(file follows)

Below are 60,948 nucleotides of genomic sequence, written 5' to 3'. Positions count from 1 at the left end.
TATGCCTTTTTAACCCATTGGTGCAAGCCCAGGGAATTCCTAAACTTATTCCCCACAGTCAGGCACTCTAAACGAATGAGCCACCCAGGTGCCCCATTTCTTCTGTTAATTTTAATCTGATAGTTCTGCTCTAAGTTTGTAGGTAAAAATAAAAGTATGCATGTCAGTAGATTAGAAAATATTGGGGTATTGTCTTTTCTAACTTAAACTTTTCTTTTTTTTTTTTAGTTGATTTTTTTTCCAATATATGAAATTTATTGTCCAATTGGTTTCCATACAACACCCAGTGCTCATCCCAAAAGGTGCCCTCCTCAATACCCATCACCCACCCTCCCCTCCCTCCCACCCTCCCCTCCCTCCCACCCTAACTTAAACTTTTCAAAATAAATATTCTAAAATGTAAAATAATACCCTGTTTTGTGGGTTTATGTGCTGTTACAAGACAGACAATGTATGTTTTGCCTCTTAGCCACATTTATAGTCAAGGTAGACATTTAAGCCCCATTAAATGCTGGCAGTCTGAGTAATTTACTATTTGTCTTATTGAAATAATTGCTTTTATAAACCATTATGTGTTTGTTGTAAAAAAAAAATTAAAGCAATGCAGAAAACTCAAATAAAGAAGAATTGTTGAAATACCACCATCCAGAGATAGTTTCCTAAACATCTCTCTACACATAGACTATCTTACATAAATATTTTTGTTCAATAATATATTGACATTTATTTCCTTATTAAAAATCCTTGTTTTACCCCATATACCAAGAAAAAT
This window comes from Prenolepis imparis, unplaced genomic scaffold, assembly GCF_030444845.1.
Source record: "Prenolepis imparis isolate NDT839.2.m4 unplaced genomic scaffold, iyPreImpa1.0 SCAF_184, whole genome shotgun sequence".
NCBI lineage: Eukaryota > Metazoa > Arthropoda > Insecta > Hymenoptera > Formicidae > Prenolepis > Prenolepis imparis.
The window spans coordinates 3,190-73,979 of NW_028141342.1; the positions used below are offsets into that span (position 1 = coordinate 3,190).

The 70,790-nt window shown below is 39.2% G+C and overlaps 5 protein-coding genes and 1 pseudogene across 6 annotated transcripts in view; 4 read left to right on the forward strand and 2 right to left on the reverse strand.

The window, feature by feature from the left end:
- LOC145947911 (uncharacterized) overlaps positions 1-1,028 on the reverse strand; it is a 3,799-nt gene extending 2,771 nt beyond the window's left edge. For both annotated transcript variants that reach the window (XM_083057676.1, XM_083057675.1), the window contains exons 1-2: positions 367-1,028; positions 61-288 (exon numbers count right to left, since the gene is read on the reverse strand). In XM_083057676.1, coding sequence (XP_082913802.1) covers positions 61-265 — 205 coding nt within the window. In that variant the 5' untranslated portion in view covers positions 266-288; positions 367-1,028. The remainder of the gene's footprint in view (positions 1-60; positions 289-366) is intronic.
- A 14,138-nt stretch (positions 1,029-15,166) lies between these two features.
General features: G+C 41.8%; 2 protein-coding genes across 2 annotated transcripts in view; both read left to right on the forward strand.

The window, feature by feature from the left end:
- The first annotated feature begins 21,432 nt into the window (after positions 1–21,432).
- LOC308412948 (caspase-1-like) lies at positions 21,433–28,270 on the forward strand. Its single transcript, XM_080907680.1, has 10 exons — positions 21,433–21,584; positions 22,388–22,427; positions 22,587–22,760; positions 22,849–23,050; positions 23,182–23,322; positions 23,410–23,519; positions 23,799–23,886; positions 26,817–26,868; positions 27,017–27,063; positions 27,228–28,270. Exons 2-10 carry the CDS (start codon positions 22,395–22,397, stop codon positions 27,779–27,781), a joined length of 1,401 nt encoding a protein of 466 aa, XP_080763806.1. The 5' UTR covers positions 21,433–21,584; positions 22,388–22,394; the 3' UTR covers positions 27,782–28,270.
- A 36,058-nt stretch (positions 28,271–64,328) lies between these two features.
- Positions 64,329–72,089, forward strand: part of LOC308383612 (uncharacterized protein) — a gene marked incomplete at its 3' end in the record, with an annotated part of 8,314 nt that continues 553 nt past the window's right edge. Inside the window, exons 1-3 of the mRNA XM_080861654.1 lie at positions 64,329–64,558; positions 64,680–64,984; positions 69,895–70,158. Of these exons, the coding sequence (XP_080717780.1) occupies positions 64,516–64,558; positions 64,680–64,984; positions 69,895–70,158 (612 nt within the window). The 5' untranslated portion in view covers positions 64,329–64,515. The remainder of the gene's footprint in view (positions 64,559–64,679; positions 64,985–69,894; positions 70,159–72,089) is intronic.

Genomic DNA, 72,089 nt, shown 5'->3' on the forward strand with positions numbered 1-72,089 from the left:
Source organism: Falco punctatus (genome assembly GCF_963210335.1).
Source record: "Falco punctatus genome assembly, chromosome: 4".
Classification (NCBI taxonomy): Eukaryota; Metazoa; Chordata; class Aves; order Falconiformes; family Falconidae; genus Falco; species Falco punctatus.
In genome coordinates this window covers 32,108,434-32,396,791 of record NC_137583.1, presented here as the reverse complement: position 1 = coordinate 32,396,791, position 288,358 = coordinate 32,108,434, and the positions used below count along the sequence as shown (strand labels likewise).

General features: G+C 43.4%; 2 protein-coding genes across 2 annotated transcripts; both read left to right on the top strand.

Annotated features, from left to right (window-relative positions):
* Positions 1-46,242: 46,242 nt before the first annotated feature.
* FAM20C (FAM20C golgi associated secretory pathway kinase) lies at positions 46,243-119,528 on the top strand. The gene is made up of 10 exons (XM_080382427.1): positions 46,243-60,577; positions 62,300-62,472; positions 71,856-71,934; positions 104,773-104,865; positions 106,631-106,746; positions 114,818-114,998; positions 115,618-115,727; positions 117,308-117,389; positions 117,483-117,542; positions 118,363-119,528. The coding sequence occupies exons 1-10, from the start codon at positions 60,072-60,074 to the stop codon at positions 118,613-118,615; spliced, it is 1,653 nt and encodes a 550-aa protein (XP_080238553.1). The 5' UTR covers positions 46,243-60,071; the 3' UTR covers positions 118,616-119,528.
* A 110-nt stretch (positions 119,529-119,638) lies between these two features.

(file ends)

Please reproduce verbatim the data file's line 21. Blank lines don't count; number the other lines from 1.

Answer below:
In genome coordinates this window covers 32,108,434-32,396,791 of record NC_137583.1, presented here as the reverse complement: position 1 = coordinate 32,396,791, position 288,358 = coordinate 32,108,434, and the positions used below count along the sequence as shown (strand labels likewise).